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Science friction: exploring science via movies at the Biomedical Ethics Film Festival

Romantic movie: FILM Romantic film: Juno
Juno, uma mãe pouco convencional

Given the incredible increase in science’s popularity over the past decade or so (thanks to the likes of Prof Brian Cox and social media pages like IFLScience), it’s only natural that our film-watching habits have evolved to reflect our interests. As the release of Christopher Nolan’s 'Interstellar' neatly syncs up with the much-reported activities of the Philae lander, Edinburgh’s annual Biomedical Ethics Film Festival examines issues closer to home, this year focusing on ‘The Moral Status of the Embryo’.

Using three films as conversation starters (the Palme d’Or-winning ‘4 Months, 3 Weeks, 2 Days’, short documentary ‘The Great Abortion Divide’ and Oscar-winning ‘Juno’), the festival aims to provoke discussion and debate between the audience and a panel of experts from the fields of bioethics, science, law, medicine and politics.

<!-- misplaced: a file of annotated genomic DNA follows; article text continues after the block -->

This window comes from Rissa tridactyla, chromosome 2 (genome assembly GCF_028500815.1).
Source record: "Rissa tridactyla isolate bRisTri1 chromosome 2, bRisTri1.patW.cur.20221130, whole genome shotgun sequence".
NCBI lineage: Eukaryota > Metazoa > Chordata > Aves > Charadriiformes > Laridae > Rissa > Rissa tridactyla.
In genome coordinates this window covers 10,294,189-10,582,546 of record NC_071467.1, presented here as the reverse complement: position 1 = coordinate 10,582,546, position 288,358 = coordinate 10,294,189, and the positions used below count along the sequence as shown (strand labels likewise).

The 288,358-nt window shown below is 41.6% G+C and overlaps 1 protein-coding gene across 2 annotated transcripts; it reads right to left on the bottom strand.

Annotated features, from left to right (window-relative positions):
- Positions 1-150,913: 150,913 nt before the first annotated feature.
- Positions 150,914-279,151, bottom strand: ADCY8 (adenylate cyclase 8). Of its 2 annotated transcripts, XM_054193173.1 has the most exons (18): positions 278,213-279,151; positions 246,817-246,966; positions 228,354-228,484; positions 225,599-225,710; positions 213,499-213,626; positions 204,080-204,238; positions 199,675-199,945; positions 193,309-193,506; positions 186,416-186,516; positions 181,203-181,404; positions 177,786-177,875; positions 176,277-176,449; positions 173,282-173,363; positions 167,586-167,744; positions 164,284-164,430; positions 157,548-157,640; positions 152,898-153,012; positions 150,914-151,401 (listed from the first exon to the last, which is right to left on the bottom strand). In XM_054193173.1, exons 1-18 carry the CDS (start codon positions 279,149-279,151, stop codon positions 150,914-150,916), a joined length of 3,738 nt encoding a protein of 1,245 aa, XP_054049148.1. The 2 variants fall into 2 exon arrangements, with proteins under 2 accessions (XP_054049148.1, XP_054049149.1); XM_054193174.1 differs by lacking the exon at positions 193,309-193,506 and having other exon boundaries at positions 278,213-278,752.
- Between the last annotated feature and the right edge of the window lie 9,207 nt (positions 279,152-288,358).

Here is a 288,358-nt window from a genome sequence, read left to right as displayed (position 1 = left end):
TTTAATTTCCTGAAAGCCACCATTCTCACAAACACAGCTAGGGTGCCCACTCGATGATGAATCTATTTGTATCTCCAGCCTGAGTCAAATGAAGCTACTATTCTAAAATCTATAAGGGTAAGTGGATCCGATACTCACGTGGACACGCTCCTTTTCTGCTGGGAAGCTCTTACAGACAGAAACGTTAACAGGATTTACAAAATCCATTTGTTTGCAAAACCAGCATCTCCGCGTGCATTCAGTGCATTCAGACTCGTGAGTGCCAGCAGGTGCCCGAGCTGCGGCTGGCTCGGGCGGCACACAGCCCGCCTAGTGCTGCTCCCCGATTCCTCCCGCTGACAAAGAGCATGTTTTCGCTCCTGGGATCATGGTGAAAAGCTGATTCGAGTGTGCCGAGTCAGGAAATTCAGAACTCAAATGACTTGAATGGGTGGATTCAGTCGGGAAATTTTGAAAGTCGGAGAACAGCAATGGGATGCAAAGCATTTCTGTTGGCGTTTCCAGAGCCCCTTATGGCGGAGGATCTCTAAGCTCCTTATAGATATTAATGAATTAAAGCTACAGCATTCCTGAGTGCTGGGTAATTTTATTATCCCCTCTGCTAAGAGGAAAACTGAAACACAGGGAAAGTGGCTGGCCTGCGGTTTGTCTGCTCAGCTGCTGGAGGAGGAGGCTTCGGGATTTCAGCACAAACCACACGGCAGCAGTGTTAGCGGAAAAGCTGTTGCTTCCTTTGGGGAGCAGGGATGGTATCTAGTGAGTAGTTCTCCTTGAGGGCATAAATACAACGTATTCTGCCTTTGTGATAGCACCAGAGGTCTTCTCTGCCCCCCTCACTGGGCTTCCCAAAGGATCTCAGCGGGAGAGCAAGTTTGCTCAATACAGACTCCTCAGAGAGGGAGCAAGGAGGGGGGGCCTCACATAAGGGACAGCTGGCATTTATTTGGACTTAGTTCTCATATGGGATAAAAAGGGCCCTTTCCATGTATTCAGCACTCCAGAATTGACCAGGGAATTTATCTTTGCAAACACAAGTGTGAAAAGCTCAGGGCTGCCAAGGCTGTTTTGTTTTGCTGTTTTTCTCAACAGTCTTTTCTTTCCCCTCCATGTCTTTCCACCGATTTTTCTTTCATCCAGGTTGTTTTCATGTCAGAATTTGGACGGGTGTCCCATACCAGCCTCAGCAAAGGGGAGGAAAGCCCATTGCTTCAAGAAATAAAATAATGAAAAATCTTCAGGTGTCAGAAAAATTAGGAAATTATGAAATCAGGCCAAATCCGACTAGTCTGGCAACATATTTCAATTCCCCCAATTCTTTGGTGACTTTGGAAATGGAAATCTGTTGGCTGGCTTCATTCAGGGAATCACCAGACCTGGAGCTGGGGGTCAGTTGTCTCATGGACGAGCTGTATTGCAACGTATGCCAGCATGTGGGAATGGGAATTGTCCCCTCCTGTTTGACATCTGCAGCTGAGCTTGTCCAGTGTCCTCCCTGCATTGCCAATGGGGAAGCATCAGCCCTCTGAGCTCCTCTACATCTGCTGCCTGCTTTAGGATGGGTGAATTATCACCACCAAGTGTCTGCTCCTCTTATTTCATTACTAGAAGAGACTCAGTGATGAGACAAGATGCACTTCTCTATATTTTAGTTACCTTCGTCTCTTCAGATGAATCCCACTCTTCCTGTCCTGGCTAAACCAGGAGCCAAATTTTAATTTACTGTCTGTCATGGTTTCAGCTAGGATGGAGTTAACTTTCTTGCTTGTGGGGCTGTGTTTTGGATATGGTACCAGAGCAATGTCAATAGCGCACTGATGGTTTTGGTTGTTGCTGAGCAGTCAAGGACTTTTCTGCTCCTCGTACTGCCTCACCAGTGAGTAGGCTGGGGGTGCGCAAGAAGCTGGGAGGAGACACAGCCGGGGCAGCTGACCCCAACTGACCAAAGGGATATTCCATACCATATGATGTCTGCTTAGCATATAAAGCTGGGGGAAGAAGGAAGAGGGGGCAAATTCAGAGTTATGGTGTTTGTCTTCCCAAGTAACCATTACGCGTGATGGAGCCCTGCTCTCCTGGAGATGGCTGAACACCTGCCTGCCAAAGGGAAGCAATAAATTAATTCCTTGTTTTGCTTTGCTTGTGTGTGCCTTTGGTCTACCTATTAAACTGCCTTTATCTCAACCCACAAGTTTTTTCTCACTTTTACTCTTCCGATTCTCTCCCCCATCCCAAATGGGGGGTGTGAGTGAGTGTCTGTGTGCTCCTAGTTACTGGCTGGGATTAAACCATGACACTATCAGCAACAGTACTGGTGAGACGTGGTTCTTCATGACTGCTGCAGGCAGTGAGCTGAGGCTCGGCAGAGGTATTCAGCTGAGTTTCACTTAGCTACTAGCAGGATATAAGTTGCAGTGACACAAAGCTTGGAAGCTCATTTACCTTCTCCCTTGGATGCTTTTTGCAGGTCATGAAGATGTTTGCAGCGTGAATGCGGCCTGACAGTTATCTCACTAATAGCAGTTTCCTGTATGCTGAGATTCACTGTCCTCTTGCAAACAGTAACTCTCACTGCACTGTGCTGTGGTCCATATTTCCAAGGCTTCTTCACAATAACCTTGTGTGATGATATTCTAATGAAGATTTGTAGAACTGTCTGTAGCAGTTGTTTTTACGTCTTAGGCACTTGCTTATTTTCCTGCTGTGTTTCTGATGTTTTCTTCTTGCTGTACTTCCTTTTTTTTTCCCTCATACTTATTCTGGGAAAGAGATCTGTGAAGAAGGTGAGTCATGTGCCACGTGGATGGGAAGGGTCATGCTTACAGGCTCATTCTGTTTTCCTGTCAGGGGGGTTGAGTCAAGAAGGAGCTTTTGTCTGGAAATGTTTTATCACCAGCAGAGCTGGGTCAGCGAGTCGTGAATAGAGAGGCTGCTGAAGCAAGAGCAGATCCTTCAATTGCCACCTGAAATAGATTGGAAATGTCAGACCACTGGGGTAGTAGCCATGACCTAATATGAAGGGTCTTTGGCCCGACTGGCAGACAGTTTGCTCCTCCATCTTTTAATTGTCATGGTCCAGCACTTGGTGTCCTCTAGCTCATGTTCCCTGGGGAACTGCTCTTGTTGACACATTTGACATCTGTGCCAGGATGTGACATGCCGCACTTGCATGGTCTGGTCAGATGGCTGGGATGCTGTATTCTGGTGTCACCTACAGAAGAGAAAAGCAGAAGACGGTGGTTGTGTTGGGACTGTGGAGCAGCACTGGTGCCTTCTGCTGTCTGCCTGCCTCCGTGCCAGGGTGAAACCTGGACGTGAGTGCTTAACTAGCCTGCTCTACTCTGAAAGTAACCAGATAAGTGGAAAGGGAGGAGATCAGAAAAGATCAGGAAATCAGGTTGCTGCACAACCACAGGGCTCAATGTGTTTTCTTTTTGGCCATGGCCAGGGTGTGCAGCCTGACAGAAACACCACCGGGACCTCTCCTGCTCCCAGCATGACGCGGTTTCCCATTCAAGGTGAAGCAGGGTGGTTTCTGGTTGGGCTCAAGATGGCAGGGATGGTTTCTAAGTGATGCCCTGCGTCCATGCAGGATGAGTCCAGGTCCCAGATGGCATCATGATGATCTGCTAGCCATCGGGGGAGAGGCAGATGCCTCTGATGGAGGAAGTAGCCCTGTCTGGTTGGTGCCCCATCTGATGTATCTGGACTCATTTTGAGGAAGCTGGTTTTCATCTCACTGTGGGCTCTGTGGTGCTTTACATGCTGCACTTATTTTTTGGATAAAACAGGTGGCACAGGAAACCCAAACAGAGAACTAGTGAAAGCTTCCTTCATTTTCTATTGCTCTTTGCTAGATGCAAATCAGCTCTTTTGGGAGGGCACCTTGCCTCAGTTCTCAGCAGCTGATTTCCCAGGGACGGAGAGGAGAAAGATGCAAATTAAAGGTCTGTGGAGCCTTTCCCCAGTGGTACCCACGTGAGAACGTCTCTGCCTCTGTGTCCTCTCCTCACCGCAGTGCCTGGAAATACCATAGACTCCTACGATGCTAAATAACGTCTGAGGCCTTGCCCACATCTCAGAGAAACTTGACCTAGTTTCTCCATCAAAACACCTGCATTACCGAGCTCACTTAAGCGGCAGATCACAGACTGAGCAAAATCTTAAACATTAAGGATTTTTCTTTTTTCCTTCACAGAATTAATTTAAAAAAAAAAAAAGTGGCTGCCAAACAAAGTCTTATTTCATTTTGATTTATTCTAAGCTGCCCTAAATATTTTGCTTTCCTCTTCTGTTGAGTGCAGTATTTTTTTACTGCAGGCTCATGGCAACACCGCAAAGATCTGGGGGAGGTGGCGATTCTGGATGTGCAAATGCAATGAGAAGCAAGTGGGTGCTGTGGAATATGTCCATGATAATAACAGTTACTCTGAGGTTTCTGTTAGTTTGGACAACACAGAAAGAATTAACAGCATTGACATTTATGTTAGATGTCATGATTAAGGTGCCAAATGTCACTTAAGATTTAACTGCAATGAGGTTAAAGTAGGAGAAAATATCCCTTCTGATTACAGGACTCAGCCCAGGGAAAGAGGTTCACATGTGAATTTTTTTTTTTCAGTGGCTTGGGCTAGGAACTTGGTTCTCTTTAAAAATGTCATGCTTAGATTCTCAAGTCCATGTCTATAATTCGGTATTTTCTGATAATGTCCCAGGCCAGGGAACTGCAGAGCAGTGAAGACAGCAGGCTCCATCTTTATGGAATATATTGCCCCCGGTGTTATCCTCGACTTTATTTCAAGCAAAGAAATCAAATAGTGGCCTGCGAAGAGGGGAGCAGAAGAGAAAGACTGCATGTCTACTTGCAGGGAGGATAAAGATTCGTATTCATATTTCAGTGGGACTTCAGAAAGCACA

4 Months, 3 Weeks, 2 Days, Fri Nov 21, 5.45pm
Director Cristian Mungiu won the Palme d’Or for his second film, a tense drama about a young woman, Gabita, who’s looking to secure an illegal abortion in late-1980s Romania. Not only a great starting point for a discussion on the ethics of termination then, but also for discussing those secondary parties affected by the decision to abort: Mungiu opts to make Otilia, Gabita's companion, the protagonist, rather than Gabita herself.

The Great Abortion Divide, Sat Nov 22, 1.30pm
A half-hour ‘Panorama’ documentary investigating abortion legislation in the UK and Ireland, followed by a 19 minute doc entitled ‘Conversations: Ethics, Science, Stem Cells’, which aims to explicitly provoke conversation and debate on the topic.

Juno, Sun Nov 23, 1pm
Picking up a Best Original Screenplay gong for Diablo Cody at the 2008 Academy Awards, Jason Reitman’s teen pregnancy dramedy is divisive, with whip-smart, overly affected dialogue that rubs some people (including our reviewer at the time) entirely the wrong way. Still, it’s a much-needed lighter-hearted counterpoint to ‘4 Months…’, and especially interesting when you consider it was held responsible for a rise in teen pregnancies after its release (in what Time magazine coined ‘The Juno Effect’).

The Biomedical Ethics Film Festival takes place at the Filmhouse from Fri Nov 21-Sun Nov 23. For more info check out the Filmhouse website.

 

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